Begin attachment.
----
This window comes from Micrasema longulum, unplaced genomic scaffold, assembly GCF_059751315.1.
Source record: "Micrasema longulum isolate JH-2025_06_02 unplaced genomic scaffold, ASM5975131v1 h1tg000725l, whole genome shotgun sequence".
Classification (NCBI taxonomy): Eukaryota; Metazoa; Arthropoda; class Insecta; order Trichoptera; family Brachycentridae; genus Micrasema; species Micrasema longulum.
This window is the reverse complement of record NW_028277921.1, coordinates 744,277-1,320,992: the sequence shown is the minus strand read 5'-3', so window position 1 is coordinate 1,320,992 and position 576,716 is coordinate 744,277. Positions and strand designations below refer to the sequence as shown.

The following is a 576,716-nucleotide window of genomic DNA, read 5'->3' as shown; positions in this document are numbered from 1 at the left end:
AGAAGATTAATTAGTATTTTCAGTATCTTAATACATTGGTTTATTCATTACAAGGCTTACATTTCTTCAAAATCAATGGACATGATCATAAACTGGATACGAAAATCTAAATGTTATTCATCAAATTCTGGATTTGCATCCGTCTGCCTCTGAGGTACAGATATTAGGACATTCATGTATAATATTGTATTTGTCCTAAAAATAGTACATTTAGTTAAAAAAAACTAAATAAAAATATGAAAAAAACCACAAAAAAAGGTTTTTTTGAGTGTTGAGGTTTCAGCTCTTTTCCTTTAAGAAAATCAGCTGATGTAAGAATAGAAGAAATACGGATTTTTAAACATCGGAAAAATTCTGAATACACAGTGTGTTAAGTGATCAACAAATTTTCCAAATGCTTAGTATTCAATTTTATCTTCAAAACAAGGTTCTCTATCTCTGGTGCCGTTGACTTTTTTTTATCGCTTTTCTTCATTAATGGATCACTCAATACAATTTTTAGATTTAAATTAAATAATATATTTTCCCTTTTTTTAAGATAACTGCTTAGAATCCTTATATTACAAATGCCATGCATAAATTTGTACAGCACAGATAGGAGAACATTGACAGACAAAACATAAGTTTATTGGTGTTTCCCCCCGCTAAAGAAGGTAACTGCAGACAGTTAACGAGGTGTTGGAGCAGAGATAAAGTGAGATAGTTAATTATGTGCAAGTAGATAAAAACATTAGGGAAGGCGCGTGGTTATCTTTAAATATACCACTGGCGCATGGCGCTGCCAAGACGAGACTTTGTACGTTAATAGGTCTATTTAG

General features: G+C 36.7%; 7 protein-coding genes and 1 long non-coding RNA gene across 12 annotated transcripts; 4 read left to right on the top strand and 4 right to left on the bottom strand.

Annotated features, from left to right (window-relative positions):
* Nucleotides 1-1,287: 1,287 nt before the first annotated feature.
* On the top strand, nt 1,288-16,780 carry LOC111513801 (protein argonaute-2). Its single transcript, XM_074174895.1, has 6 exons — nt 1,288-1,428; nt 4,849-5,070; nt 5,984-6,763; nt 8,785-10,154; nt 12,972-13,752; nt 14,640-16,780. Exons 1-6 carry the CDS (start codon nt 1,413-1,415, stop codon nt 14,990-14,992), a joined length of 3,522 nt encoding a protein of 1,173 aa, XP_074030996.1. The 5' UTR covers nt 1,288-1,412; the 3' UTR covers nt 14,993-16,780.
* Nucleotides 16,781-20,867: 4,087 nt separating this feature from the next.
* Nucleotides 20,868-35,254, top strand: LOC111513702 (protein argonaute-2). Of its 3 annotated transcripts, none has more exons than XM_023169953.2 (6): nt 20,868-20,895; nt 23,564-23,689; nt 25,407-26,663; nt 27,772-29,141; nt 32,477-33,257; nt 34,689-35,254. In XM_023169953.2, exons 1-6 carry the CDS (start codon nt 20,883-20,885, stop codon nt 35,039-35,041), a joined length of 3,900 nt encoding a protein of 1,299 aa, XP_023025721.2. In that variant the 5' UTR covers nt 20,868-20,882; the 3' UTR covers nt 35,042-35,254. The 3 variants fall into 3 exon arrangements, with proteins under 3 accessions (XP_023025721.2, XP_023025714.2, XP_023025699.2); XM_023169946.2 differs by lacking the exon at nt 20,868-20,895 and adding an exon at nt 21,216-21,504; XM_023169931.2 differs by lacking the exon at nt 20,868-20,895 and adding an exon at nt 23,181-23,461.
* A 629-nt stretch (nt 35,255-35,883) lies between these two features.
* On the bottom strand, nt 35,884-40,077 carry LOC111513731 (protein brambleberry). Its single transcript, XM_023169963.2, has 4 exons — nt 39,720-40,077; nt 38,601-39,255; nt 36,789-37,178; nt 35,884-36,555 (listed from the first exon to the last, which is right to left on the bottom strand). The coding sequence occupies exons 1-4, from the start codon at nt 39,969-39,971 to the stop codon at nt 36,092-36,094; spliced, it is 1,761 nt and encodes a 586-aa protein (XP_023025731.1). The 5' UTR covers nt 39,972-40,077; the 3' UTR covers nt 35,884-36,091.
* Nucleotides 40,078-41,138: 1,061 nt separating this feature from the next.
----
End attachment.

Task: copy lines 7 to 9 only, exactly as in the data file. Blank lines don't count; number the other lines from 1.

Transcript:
General features: G+C 36.7%; 7 protein-coding genes and 1 long non-coding RNA gene across 12 annotated transcripts; 4 read left to right on the top strand and 4 right to left on the bottom strand.

Annotated features, from left to right (window-relative positions):
* Nucleotides 1-1,287: 1,287 nt before the first annotated feature.